Novelty Golf Balls
If you need spin (Ideal for better players) A spin ball is constructed with a cover that generates more spin when struck with a lofted club. This ball is better suited to play draw and fade shots around obstacles and will stop well on the green. However it will also be easier to slice or hook shots. If you are looking for ultimate control - distance and spin combined (Ideal for very serious players) A control golf ball has the characteristics of a distance ball with the ability to stop quickly on the green with allegedly less risk of hooking or slicing the golf ball than a pure spin ball. Other considerations Slow Swingers.
By 1890 golf balls were formed in iron moulds and the Bramble design with raised spherical bumps resembling a raspberry became the most popular ball of the Guttie era. Rubber - The advent of the rubber ball changed the face of golf as we know it. Invented by Coburn Haskell in 1898 it featured a solid rubber core wrapped in rubber thread. Early Gutta-percha covers soon gave way to the Balata cover that was introduced in the early 1900s. Although they looked like Gutties the average golfer could gain an extra 20 yards off the tee. So the guttie gave way to the aerodynamically superior dimple pattern first used in 1908 and still being used today.
They produced low spin on drives to provide straight and long shots and yet provide high scoring spin for control and short game performance. Besides having a balanced performance these balls are also extremely durable. Both amateur players as well as tour professionals will be able to play this type of balls to produce maximum performance. Most of us will see an improvement in our golf scores if we can improve our short game performance. It has been identified that short game performance is the primary area where most golfers will see an improvement in their golf scores if they can improve on it. By using golf balls that performed in and around the greens without sacrificing control and distance will help these golfers improve their scores.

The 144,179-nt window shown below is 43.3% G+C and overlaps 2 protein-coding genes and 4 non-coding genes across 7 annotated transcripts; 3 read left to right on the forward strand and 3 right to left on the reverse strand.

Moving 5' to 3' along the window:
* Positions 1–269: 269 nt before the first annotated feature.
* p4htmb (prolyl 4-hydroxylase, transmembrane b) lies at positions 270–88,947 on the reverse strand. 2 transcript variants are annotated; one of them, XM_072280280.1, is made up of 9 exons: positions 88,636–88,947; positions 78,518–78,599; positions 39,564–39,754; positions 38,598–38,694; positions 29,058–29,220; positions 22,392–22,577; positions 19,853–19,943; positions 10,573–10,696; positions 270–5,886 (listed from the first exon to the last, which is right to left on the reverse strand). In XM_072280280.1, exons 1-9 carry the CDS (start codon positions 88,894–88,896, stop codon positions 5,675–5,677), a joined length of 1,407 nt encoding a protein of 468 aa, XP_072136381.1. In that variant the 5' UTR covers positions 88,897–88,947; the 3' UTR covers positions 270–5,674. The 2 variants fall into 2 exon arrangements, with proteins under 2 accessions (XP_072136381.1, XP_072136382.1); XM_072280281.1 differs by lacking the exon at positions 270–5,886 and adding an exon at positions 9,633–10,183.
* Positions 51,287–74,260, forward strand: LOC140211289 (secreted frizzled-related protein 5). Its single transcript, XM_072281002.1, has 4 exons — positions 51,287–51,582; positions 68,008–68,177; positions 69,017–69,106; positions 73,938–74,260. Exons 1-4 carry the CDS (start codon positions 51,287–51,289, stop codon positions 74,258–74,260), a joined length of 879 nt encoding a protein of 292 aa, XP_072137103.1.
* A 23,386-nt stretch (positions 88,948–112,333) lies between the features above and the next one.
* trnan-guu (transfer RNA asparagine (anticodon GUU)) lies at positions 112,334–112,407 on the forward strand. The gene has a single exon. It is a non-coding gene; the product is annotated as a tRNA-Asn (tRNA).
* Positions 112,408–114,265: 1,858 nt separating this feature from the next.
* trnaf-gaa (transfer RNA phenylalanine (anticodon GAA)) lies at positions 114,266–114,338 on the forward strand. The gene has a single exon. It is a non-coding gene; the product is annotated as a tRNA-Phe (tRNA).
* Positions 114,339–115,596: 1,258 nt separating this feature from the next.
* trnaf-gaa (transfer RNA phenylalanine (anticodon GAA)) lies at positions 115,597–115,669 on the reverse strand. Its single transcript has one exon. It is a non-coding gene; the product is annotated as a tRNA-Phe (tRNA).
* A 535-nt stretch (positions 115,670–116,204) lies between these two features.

They offer fantastic feel and have great spin though stopping faster on the green - but the trade-off is a lack in distance. Also their performance is affected by the temperature with their distance and overall performance deteriorating in temperatures below 20°C. Very few people still use the wound balata ball and it is likely to be replaced altogether by the multi-layer ball. However some professionals still like the extraordinary feel and spin control required for finesse shots around the green. Our Recommendation. This ball is only really suitable for the best of the very best golfers.